The mild-mannered running back got a bit defensive when the issue was raised on Wednesday, suggesting the Jets will prove their cynics wrong.
"It's a good thing we don't operate off what the fans think or what everybody on the outside thinks," Forte said at minicamp. "We think as a team ... and none of us on the team think we're going to tank. All I have to say about that is: Bring it."
The Jets have parted ways with 11 veterans, dumping $68 million in 2017 salary. Many believe they're hoping to get a high pick so they can select one of the top quarterbacks in next year's draft. In the meantime, their roster is filled with young, inexperienced players. Forte bristled when asked if it's good enough to compete in the NFL.
"I mean, what kind of question is that?" he replied. "Do you want me to say no? This is a professional football team, and we have athletes on this team.
"In this league, it's not all about the team that has the most talent on the roster. It's about the guys who have a brotherhood together. They play on the field -- not next to each other, but for each other and make sacrifices to other guys can make plays. That's the kind of culture we've been able to create this offseason."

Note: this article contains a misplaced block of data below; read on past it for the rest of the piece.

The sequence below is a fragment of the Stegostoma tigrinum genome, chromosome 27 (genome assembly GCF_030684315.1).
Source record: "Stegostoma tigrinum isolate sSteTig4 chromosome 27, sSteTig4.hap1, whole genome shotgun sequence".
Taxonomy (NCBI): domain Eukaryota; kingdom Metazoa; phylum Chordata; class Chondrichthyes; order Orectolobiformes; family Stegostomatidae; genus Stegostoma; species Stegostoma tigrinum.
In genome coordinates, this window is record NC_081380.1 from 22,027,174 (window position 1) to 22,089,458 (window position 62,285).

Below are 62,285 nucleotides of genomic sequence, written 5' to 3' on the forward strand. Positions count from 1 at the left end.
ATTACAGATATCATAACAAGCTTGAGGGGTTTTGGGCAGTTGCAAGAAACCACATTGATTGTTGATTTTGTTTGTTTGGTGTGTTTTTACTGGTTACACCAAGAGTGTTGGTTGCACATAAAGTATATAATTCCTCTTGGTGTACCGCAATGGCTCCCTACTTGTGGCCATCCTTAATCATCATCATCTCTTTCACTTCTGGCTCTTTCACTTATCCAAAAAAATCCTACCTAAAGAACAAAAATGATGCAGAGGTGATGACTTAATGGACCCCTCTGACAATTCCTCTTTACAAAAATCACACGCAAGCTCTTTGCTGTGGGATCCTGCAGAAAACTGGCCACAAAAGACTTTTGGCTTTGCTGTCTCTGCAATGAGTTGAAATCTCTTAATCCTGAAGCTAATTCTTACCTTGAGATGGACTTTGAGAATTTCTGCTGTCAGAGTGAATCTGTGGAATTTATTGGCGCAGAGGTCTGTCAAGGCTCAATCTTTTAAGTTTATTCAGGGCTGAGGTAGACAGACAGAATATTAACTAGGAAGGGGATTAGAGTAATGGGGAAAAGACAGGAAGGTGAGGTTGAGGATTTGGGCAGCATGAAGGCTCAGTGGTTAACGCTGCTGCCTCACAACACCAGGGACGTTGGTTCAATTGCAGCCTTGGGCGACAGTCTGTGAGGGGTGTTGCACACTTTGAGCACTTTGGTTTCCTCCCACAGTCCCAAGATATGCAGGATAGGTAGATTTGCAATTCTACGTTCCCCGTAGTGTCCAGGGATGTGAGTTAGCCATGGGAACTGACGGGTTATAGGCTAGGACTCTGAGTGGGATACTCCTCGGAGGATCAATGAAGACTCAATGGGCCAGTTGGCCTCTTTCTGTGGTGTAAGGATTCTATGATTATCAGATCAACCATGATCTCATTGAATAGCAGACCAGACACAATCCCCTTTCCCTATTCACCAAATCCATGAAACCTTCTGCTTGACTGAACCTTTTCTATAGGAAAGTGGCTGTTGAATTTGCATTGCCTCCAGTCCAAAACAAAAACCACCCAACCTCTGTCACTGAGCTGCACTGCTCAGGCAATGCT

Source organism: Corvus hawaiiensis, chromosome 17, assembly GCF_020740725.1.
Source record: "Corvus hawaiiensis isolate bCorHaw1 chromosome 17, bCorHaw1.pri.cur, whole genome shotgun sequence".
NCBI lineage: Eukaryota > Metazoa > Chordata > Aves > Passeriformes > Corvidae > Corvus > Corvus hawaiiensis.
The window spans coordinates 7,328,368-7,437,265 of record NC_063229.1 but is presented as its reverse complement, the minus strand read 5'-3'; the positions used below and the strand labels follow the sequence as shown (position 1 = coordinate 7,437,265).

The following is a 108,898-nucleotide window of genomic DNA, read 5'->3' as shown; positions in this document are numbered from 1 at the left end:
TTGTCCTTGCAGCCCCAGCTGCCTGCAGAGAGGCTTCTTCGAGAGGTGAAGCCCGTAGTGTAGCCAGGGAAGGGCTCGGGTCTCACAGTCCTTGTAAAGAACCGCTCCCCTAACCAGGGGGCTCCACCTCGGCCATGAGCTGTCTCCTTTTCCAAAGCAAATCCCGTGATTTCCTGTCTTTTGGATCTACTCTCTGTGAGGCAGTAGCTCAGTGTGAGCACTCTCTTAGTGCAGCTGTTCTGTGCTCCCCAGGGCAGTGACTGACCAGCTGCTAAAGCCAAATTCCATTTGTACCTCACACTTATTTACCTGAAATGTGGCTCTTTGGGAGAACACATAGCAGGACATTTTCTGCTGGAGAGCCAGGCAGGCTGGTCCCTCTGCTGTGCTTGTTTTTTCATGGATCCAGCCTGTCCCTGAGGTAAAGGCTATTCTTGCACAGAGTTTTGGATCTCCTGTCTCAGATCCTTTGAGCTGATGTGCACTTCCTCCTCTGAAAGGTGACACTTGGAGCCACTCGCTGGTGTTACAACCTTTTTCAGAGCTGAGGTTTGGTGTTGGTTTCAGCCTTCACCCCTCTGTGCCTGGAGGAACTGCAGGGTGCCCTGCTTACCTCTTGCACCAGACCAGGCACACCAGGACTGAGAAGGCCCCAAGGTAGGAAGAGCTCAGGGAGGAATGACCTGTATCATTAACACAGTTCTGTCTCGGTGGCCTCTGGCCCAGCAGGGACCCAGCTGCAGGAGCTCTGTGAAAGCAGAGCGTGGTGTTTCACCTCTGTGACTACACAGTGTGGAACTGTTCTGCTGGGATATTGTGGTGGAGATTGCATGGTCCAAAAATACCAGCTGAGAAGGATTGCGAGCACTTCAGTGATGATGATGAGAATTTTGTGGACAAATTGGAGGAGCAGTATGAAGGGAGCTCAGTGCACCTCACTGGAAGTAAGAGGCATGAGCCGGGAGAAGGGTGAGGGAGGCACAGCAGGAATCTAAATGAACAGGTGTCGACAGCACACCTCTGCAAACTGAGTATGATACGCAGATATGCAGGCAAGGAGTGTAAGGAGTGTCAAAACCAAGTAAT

Forte, 31, is one of only four player in the 30-and-up category. Just recently, the Jets released two popular veterans, wide receiver Eric Decker, 30, and linebacker David Harris, 33.
Coach Todd Bowles has used a college analogy to describe the youth movement, saying his seniors have moved on and it's time for the underclassmen to assume prominent roles.
Bowles, whose job could be on the line, insisted his goal hasn't changed.
"Lucky for me, I don't read the media, but my expectations are high, and the team's expectations are high," he said. "That's really what counts. I'm trying to get to the playoffs and win a Super Bowl, no different than any other year."